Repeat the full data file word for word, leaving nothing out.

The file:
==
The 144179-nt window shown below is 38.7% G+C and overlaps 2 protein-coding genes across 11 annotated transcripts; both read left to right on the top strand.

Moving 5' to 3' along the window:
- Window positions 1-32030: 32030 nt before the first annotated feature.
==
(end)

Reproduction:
The 144179-nt window shown below is 38.7% G+C and overlaps 2 protein-coding genes across 11 annotated transcripts; both read left to right on the top strand.

Moving 5' to 3' along the window:
- Window positions 1-32030: 32030 nt before the first annotated feature.